Trump has bragged about his effort to reduce regulations and has challenged government agencies to cut back. He had stacks of paper taller than his 6-foot-3-inch frame printed to represent regulation at a memorable December 2017 event where he used a giant pair of golden scissors to literally cut red tape.
He was bragging that his first year in office had yielded a huge reduction in regulations.
That’s not to say that all regulations are good or that the US has not had too many. Presidents from both parties have been critical of the number of federal regulations. But the level of anti-regulatory zeal in Trump’s administration is something not seen since the era of Ronald Reagan.
The Brookings Institution has a detailed tracker that follows proposed regulatory rollbacks that range from loosening some rules in meatpacking plants to killing new proposed rules for fracking operators to allowing new oil drilling off US shores to relaxing emission limits for new coal plants to repeatedly delaying a rule requiring railroad companies to implement a new safety system.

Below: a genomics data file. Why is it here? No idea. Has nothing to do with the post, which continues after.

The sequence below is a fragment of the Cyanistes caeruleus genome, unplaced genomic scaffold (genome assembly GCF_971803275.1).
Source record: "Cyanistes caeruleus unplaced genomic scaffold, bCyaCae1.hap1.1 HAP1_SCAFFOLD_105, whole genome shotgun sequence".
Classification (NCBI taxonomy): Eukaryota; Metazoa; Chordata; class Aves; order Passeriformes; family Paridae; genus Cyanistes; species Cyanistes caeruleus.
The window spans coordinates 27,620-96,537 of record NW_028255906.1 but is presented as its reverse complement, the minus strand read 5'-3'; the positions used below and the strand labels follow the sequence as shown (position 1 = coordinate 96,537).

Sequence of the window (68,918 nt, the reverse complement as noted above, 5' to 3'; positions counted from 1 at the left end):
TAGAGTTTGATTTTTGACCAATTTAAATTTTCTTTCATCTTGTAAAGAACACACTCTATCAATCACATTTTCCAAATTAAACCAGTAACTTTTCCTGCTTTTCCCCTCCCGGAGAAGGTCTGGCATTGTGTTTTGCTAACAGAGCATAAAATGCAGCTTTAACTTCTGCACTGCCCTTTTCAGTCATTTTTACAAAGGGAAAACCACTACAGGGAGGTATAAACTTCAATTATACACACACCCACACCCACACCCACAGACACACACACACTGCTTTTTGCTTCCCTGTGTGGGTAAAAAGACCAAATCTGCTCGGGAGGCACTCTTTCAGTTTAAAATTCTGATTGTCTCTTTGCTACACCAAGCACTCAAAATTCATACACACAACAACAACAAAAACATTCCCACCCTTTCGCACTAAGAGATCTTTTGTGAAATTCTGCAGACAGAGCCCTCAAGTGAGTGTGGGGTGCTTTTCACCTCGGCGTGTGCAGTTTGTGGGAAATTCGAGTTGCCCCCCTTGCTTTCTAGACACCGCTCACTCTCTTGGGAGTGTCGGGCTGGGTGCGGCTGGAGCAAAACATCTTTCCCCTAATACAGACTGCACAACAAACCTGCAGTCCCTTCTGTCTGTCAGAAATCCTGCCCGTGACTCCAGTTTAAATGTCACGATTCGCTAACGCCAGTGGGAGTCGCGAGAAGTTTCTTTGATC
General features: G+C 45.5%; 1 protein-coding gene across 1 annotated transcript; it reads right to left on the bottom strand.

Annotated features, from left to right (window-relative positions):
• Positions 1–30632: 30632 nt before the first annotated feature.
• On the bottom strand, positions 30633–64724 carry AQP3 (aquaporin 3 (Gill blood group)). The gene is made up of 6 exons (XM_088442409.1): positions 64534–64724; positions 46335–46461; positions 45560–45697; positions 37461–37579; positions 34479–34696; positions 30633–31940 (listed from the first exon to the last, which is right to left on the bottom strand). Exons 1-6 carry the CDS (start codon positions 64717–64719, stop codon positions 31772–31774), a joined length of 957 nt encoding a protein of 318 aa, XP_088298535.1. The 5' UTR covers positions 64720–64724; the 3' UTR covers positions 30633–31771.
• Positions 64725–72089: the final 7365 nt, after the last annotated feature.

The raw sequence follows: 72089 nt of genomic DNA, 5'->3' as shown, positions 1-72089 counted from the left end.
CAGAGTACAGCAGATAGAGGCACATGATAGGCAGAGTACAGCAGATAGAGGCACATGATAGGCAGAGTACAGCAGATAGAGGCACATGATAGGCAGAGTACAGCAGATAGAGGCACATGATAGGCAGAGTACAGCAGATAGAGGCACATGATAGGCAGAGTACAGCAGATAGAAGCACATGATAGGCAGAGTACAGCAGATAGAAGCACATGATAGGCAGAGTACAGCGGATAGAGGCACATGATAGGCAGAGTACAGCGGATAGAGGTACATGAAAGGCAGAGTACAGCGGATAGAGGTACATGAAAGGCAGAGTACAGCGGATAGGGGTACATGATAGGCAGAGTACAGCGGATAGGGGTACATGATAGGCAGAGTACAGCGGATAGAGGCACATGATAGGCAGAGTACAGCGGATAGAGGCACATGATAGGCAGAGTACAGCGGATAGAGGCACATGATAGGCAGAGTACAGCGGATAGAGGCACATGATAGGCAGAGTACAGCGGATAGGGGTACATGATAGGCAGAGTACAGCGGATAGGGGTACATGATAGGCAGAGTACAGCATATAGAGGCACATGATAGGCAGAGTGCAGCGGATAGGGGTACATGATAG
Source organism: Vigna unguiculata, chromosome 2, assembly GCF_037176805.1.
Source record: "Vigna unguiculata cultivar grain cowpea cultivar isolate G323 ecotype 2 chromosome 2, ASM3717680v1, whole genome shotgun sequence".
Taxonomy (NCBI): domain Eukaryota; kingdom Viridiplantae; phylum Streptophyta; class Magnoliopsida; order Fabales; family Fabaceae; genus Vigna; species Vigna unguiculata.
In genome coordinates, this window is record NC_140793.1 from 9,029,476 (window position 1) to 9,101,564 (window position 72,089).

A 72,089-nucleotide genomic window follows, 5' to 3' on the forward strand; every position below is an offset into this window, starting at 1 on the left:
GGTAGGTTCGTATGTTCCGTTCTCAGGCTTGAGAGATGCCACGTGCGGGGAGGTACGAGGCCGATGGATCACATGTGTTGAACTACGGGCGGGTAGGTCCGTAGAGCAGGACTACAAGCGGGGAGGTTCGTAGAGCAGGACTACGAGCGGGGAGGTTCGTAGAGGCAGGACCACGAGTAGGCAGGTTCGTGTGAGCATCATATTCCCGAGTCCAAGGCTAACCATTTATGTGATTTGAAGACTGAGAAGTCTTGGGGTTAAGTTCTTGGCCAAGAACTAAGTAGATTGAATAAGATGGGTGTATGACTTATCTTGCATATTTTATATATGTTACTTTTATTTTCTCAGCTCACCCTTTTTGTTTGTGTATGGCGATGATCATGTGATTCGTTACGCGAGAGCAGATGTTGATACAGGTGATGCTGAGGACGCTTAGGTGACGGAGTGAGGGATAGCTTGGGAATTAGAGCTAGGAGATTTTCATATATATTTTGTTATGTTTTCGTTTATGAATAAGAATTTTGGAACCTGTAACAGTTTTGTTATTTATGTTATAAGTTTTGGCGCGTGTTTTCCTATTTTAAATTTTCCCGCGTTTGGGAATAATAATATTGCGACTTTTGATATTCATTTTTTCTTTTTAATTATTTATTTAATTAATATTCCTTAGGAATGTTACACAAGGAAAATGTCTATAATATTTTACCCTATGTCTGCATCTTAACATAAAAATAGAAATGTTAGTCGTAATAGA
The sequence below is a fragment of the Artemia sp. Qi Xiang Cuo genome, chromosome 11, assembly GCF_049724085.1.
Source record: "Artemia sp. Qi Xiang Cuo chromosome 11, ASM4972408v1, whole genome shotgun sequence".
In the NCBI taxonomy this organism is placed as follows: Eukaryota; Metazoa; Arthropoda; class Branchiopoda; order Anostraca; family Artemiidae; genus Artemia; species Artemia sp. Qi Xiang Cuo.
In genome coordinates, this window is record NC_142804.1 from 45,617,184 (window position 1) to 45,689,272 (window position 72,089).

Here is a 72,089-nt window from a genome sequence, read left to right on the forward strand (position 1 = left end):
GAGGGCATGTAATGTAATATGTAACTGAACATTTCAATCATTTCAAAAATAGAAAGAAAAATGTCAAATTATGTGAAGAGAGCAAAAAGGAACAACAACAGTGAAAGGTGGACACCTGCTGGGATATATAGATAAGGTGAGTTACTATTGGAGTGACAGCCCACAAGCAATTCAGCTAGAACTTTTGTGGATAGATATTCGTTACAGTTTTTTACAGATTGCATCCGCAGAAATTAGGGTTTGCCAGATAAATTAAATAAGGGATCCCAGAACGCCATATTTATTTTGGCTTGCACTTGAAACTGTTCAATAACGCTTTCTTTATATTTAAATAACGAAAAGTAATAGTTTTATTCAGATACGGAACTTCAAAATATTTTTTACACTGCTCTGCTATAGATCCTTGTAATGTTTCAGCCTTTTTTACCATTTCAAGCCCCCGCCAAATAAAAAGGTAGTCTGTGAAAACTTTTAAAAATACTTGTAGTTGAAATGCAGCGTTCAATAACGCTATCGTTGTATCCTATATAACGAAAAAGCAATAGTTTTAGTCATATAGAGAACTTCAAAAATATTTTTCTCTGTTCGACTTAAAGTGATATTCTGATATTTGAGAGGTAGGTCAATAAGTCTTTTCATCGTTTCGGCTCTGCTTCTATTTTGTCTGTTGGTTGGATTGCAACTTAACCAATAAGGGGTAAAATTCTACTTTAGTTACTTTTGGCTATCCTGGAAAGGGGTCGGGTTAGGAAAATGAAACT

The shrinking of regulations goes well with the larger Trump effort to reduce the size of government entirely, made clear in a report that he could move to dissolve the Office of Personnel Management, which is essentially the federal government’s human resources agency.
Taken individually, these actions and efforts can get lost, but taken together, they create a new vision for government that the President and his administration are making real.
And possibly more dangerous for Americans.
Correction: This story has been updated to note the recall Friday of the Fisher-Price Rock 'n Play Sleeper and to correct the number of deaths linked to the Rock 'n Play.